Finding our people 

But outreach is not really about the creeps, the wacky, the delusional, or the intentionally dishonest. It’s about reaching out to our people – Humanists. To that end, I think we greatly increased the number of folks who showed interest in the Pembina Valley Secular Community. We actually found a secular counselor and therapist who resides and practices in the Morden/Winkler area. We even met some folks who would like to help out with outreach. One gentleman I talked to is a geneticist. He mentioned that he had had a conversation with the creationists, in which they asserted that they know something about genetics – and the look on their faces when he told them “actually, I am a geneticist.” I really wish I could’ve been there.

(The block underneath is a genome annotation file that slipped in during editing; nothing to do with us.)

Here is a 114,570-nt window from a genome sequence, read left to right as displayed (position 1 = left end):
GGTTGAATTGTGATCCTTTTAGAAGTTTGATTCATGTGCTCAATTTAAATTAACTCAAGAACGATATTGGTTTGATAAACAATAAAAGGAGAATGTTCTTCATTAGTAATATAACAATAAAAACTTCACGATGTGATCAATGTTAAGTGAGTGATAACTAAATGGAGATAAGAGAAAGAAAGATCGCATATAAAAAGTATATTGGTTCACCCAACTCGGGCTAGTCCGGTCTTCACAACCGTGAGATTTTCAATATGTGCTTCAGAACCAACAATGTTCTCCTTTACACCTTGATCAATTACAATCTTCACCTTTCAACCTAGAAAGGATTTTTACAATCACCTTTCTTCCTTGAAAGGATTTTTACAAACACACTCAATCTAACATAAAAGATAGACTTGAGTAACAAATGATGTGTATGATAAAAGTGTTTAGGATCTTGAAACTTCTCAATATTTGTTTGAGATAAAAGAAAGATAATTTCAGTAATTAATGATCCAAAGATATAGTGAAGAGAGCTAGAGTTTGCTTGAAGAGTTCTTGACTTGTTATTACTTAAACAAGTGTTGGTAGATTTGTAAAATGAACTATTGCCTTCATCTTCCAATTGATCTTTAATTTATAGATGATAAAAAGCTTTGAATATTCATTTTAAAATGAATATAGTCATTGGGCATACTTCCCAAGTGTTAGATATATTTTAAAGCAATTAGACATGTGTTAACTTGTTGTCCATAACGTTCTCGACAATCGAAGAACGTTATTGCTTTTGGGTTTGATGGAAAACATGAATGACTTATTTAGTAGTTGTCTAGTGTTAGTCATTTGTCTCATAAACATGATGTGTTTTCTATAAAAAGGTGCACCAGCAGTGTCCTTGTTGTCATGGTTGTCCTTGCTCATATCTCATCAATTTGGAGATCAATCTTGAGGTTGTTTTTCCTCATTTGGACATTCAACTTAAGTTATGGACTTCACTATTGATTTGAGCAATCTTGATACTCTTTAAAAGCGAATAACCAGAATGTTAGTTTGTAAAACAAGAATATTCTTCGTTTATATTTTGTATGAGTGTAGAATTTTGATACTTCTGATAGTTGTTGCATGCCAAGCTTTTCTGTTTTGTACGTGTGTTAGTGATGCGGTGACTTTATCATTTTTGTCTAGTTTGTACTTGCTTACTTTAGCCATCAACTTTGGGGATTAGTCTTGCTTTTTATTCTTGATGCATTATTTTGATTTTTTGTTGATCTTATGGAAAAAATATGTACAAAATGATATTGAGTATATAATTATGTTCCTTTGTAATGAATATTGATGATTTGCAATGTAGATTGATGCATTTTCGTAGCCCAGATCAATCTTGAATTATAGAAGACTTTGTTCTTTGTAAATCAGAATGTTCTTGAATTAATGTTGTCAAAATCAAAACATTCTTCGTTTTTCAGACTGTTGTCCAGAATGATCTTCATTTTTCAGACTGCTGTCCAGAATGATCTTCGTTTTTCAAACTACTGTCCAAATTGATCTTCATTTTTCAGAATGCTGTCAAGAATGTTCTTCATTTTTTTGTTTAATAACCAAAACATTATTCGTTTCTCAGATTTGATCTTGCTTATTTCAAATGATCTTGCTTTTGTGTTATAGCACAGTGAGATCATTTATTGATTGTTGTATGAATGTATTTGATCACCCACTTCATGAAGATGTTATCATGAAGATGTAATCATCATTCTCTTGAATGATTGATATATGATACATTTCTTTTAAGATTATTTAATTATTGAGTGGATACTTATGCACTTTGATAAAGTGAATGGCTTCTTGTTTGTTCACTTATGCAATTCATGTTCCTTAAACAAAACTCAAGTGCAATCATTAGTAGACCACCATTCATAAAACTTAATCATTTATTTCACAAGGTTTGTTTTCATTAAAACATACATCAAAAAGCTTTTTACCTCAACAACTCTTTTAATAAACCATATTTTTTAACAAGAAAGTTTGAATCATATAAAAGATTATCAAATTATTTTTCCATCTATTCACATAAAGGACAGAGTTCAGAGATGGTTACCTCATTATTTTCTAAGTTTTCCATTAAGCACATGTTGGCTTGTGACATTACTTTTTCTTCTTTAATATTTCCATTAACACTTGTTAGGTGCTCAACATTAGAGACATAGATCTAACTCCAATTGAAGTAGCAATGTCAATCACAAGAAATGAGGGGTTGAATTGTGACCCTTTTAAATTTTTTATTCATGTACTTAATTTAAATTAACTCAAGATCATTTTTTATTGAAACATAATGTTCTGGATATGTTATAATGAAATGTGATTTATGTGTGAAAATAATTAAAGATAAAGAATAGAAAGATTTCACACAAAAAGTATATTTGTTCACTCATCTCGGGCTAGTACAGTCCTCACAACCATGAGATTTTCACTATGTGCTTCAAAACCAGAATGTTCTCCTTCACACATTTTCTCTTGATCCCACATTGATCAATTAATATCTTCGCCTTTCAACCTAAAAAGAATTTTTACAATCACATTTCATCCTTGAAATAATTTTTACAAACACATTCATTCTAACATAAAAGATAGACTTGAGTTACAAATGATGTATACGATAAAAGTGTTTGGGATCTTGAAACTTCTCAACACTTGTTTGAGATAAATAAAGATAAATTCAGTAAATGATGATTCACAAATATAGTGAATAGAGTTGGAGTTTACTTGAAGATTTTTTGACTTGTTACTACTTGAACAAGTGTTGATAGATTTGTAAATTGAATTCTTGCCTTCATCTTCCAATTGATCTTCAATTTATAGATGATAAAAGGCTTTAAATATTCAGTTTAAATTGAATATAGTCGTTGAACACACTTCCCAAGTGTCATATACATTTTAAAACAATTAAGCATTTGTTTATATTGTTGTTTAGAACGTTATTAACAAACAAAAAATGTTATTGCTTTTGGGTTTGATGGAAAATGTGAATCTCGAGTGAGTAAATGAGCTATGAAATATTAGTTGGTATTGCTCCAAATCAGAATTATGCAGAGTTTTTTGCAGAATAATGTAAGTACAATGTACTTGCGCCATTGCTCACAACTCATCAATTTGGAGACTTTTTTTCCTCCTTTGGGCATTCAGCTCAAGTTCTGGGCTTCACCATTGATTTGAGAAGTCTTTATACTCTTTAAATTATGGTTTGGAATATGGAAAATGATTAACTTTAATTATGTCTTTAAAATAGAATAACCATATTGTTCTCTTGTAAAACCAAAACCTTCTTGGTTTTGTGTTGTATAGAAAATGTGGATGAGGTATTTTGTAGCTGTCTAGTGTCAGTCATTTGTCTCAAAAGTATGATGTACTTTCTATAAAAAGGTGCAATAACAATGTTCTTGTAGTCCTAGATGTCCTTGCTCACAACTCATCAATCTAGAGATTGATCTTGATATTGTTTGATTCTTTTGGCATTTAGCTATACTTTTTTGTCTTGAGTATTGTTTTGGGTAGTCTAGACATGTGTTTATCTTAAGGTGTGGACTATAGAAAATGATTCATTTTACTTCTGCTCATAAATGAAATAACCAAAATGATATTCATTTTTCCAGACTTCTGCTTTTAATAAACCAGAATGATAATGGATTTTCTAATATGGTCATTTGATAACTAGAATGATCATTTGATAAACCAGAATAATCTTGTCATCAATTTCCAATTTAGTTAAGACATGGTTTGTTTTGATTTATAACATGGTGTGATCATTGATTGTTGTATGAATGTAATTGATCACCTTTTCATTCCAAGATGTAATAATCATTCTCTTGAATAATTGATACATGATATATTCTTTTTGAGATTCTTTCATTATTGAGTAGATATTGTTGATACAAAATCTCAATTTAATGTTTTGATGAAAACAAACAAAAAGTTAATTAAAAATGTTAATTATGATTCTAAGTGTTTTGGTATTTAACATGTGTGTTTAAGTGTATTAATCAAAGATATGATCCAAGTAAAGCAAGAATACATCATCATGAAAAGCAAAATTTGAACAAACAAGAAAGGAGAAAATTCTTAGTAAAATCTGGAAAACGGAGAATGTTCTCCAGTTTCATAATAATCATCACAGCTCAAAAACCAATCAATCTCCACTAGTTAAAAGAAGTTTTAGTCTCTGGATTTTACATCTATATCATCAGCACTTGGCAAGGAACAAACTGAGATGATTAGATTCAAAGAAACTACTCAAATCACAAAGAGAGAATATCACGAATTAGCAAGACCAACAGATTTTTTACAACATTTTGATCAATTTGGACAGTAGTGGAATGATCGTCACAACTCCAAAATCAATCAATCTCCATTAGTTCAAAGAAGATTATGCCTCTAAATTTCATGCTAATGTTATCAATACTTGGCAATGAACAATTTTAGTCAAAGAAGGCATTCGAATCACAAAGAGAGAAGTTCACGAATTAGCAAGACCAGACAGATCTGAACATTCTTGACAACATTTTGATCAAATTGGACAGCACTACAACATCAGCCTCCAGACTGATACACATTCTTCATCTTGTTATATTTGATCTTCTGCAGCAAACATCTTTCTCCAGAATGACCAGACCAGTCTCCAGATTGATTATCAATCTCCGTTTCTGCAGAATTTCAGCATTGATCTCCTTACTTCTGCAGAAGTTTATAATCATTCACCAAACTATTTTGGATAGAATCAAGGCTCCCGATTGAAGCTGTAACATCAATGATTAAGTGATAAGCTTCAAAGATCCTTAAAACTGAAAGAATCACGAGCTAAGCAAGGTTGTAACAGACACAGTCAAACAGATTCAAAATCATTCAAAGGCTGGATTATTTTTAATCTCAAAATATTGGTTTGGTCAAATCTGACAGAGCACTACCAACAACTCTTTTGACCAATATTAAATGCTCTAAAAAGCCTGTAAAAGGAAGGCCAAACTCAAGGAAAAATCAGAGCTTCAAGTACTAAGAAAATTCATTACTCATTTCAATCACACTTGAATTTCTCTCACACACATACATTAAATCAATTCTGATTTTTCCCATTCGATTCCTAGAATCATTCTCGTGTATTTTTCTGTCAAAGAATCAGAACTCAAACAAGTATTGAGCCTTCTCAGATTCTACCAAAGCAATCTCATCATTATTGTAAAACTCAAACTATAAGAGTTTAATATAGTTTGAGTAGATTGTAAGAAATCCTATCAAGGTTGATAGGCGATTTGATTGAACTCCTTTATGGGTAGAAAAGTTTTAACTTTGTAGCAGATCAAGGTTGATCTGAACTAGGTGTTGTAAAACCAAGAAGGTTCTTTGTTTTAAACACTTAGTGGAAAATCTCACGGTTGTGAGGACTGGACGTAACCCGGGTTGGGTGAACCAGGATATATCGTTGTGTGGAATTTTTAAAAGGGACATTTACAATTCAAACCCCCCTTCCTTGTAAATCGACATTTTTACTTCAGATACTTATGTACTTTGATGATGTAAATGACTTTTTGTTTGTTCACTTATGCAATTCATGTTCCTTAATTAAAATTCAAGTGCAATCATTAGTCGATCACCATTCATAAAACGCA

Here’s to our volunteers 

Well that was two weekends and two outreaches. I’ve gotta thank all our volunteers: Tracy, Tony, Donna, Lawrence, Blaine, Dorothy, Adriana, Arthur, and Norm. Without all of you it wouldn’t be possible. We had lots of conversations, met a lot of new people, and I think significantly added to our Humanist community. 

– Pat Morrow